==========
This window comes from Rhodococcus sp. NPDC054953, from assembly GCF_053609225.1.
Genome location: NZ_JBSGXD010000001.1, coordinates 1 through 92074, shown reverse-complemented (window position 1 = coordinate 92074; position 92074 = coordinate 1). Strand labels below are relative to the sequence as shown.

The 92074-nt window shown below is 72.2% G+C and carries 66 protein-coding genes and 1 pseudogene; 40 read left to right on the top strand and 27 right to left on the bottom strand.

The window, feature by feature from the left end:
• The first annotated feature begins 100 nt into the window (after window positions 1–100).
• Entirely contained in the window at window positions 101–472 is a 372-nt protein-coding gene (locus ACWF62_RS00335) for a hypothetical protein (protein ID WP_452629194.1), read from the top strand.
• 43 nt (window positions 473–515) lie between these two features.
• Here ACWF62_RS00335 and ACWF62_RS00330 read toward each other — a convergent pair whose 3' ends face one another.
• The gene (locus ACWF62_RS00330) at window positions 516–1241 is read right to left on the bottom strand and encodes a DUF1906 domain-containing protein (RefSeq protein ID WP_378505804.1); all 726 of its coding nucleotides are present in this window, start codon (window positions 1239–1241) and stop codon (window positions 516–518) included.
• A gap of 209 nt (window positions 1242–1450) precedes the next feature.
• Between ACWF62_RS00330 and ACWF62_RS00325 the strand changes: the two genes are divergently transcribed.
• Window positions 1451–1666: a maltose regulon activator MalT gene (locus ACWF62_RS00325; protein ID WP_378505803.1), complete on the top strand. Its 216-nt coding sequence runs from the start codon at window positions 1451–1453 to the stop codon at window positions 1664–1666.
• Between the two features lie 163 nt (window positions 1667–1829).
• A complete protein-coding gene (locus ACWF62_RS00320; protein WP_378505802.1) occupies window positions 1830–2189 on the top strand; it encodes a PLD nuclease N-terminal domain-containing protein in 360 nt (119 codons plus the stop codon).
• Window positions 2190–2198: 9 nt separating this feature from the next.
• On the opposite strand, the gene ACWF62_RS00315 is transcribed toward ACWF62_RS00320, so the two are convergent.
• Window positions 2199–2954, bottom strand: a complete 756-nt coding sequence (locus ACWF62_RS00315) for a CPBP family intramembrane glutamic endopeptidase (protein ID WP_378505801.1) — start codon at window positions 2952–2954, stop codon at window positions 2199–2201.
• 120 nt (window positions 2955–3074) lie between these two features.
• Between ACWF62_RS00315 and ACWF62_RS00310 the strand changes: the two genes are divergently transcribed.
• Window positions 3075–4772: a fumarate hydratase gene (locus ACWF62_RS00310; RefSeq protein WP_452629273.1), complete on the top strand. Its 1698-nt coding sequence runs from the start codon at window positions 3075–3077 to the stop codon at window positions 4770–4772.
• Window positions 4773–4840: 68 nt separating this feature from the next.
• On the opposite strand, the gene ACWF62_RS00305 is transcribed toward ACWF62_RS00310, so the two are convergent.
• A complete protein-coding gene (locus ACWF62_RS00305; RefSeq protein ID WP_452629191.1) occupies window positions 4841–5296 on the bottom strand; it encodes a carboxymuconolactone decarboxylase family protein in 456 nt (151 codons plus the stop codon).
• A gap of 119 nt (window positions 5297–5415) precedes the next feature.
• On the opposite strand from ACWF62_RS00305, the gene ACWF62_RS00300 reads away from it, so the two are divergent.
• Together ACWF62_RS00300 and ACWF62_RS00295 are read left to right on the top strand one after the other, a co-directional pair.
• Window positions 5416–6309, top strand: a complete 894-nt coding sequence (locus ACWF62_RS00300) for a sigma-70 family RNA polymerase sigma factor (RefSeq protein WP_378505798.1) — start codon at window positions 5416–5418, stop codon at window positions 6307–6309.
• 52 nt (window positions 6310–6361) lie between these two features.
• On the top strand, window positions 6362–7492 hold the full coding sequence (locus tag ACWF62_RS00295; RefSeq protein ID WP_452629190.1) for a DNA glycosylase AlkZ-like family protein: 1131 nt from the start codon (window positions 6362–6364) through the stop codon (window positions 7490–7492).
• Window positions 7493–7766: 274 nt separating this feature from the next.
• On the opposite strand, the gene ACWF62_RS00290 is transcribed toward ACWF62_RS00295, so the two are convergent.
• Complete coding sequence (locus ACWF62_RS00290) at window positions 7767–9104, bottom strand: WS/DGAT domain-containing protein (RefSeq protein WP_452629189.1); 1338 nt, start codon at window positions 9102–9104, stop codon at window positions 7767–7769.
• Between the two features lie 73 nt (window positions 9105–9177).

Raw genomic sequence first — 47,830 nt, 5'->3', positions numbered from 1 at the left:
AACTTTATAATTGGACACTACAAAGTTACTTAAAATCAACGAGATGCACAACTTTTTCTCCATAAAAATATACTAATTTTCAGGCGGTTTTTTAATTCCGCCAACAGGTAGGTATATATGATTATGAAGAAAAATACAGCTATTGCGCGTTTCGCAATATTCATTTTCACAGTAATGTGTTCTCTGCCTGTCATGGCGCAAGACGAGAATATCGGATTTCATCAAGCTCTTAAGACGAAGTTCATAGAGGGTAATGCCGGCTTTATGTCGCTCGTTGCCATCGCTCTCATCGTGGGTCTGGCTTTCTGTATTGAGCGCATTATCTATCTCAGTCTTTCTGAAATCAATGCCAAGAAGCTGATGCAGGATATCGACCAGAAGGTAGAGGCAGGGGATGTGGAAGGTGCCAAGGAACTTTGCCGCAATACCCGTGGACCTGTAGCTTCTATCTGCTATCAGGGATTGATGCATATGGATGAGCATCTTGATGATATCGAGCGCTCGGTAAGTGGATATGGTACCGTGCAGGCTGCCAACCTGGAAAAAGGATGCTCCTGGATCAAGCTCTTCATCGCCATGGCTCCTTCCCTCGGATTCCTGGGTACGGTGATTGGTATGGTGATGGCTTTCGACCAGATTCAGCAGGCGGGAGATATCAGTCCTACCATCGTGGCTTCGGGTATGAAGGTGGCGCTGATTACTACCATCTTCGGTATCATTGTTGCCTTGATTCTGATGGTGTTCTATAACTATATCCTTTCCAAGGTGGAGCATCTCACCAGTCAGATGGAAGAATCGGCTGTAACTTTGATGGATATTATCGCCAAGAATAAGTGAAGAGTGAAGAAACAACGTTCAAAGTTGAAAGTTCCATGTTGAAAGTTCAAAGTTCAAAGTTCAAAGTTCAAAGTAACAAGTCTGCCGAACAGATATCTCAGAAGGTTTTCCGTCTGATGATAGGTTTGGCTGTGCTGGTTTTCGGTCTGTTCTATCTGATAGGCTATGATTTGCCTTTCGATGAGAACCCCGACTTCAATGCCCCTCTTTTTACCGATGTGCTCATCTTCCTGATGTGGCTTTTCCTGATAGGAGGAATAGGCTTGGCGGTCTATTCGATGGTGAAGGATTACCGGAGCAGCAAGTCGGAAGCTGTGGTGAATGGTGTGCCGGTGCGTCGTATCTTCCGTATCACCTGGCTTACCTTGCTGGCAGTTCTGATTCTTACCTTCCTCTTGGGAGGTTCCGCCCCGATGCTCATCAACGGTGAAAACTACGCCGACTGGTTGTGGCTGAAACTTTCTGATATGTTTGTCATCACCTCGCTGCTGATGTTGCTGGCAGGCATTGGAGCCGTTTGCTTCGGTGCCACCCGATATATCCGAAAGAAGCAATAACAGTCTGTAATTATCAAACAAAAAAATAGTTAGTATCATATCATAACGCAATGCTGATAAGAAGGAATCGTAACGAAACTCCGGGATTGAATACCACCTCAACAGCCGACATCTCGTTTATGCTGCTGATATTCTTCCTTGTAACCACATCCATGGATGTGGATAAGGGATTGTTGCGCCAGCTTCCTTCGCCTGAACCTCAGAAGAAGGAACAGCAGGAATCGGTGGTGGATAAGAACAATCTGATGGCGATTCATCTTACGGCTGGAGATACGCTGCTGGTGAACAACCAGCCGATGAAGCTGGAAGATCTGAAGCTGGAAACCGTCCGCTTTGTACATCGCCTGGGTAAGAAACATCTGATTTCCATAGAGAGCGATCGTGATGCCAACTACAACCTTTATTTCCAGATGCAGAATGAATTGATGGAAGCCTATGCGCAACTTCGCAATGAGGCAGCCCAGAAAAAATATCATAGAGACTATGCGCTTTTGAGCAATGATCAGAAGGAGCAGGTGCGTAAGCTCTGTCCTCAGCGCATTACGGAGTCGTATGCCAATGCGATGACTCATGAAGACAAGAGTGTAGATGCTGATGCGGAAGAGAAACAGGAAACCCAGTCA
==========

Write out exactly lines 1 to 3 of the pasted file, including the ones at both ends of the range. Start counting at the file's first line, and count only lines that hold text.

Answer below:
This window comes from Rhodococcus sp. NPDC054953, from assembly GCF_053609225.1.
Genome location: NZ_JBSGXD010000001.1, coordinates 1 through 92074, shown reverse-complemented (window position 1 = coordinate 92074; position 92074 = coordinate 1). Strand labels below are relative to the sequence as shown.

The 92074-nt window shown below is 72.2% G+C and carries 66 protein-coding genes and 1 pseudogene; 40 read left to right on the top strand and 27 right to left on the bottom strand.